Big Brother UK Turning Into Stalinist State

Bill Jacobs/SCOTSMAN | July 5 2005

THE news that the Government is considering compulsory voting reminds me of a comment made by the late Ipswich MP Jamie Cann.

He said: "I dislike almost everything that Tony Blair has done to the Labour Party but as a former Stalinist I'm very impressed by the way he's done it."

The revelation by Leader of the Commons Geoff Hoon yesterday that the Government is looking at fining people who don't vote is very reminiscent of the old Soviet Bloc.

But this is just the latest in a string of deeply illiberal measures.

The hottest topic at the moment is identity cards. Tony Blair says these are vital to fight terrorism, organised crime, and benefit and identity fraud.

The Prime Minister and Home Secretary Charles Clarke say they will be voluntary, with a vote by both Houses of Parliament at Westminster needed to make them compulsory. Few doubt that if Labour stays in power the necessary votes will take place and be won.

Antisocial behaviour orders - constantly being tinkered with to make them more Draconian in both Scotland and England - are another sign of the Government's authoritarian tendencies.

And if Edinburgh MP and Transport and Scottish Secretary Alistair Darling gets his way, every car will have to have an electronic tracking device to allow road charging.

This will mean that every driver will be tracked by a satellite everywhere they go.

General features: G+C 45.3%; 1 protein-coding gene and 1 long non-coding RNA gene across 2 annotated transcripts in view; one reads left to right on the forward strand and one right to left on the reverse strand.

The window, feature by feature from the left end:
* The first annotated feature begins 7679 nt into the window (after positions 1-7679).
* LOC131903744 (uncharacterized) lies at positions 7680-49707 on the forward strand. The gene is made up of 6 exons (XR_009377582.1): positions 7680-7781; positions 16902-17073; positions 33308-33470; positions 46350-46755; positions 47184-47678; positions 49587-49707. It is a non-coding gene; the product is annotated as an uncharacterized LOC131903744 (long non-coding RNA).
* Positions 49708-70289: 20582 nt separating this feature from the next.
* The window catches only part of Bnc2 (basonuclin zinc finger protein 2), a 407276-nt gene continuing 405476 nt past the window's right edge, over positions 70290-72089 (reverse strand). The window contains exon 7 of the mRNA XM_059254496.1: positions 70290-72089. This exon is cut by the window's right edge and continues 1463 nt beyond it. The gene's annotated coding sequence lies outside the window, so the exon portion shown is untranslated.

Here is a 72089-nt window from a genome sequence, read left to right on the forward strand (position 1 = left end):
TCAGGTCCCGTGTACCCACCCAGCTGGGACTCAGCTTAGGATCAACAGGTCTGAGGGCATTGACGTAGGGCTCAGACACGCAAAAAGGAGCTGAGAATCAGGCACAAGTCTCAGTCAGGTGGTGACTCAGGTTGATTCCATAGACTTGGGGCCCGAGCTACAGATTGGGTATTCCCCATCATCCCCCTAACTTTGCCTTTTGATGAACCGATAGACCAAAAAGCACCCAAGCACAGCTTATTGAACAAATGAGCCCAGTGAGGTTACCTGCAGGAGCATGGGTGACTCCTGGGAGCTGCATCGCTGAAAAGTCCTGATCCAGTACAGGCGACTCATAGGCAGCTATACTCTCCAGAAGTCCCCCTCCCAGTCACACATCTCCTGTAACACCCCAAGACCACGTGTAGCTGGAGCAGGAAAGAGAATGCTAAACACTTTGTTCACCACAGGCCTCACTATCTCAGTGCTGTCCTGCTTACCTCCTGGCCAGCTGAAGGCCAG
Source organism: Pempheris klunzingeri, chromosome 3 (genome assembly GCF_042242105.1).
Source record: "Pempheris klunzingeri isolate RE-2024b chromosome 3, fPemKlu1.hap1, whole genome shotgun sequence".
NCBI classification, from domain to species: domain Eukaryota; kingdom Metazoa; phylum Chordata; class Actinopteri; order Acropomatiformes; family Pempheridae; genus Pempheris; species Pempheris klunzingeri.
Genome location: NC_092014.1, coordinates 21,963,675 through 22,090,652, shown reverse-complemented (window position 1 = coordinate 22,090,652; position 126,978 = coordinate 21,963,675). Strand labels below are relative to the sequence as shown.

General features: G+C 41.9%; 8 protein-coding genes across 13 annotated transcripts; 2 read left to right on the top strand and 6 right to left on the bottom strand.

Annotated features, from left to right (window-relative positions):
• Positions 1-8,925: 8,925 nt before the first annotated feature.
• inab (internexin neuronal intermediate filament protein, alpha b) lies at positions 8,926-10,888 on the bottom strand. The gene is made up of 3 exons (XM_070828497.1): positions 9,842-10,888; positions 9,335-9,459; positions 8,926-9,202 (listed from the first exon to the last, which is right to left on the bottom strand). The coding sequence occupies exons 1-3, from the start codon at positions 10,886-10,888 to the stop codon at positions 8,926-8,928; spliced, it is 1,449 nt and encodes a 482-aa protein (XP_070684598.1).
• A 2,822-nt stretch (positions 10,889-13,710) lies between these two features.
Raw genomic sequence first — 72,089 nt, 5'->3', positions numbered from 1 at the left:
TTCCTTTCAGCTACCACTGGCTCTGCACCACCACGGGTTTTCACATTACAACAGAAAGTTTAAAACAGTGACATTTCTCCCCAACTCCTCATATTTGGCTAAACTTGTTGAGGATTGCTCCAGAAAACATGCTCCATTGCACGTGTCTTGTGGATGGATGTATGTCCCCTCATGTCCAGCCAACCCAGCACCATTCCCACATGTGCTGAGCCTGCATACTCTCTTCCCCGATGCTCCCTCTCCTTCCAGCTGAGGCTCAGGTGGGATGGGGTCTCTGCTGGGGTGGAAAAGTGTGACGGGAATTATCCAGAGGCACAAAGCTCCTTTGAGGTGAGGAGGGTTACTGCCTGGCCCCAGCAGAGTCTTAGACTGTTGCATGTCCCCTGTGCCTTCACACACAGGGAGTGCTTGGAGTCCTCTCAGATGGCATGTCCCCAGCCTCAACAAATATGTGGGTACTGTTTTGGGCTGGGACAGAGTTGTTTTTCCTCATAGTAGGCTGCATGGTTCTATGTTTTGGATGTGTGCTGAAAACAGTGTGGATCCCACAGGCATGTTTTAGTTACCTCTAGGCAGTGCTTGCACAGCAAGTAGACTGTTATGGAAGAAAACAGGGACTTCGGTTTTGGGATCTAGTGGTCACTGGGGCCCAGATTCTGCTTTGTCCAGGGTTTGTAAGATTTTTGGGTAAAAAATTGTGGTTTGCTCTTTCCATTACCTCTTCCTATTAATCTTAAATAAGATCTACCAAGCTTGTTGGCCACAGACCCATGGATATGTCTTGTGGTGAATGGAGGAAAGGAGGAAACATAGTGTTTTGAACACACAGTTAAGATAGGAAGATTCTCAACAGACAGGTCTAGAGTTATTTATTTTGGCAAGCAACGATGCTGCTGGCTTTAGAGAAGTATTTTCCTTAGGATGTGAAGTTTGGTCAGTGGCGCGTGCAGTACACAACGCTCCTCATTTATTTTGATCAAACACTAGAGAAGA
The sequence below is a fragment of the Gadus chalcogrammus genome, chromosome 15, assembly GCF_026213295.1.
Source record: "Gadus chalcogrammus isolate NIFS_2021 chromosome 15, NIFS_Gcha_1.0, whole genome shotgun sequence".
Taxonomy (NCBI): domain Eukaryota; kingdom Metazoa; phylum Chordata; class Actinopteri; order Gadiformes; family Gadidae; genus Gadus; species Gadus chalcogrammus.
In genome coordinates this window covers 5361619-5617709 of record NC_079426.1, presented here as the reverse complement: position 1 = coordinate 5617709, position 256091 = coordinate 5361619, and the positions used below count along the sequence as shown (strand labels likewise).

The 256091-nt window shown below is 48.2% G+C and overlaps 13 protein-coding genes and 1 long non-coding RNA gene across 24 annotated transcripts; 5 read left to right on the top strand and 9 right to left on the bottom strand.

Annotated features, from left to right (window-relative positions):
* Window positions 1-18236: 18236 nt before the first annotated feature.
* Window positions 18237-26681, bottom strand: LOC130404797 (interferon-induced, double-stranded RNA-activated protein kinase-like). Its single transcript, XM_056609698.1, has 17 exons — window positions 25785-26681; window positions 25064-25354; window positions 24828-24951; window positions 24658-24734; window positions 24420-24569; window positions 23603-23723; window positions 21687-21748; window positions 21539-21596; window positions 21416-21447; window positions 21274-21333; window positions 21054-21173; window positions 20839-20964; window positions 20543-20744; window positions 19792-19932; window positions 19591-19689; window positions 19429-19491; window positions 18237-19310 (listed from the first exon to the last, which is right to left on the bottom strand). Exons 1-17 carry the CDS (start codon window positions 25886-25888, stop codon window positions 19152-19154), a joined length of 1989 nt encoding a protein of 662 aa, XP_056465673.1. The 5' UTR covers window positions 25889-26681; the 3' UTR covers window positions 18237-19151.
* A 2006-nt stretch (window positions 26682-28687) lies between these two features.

The Government's own Information Commissioner Richard Thomas believes that the combination of this and ID cards is a step towards the Big Brother society, although Mr Clarke, Mr Blair and Mr Darling robustly deny this.

In England, the Government has tried to abolish the right to silence; habeas corpus, which allows a court to demand the production of a prisoner; and the right to a jury trial for people accused of many middle-ranking offences.

Then there are the Government's attempts to detain suspected terrorists not merely without trial but without telling them what they are accused of.

Mr Blair and his lieutenants seem impervious to the pleas of the Liberal Democrats and civil liberties campaigners about this drift to state control.

They may have some reason to be less than impressed by the Tory U-turns on these issues - they originally supported ID cards.

The question of compulsory voting is just the latest stage in this move towards a New Labour society that is not so much nanny state as Big Brother state.

Mr Hoon is the first Cabinet minister to float the idea

and as total Blair loyalist - whose career hangs entirely on the Prime Minister's patronage - his claims that it is just his "personal view" ring hollow.

It's one of the great ironies of Mr Blair that he transforms Labour in a bid to make it electable, modern and less old-fashioned, left-wing and Marxist, but increasingly as he remains in power, the actions of his government become more and more Stalinist.

As the Communists proved, you can make nearly everybody vote and a 99.9 per cent turnout can return your rulers unopposed. But it's not freedom and it's not democracy and it's about time the Prime Minister and his Labour Cabinet remembered that.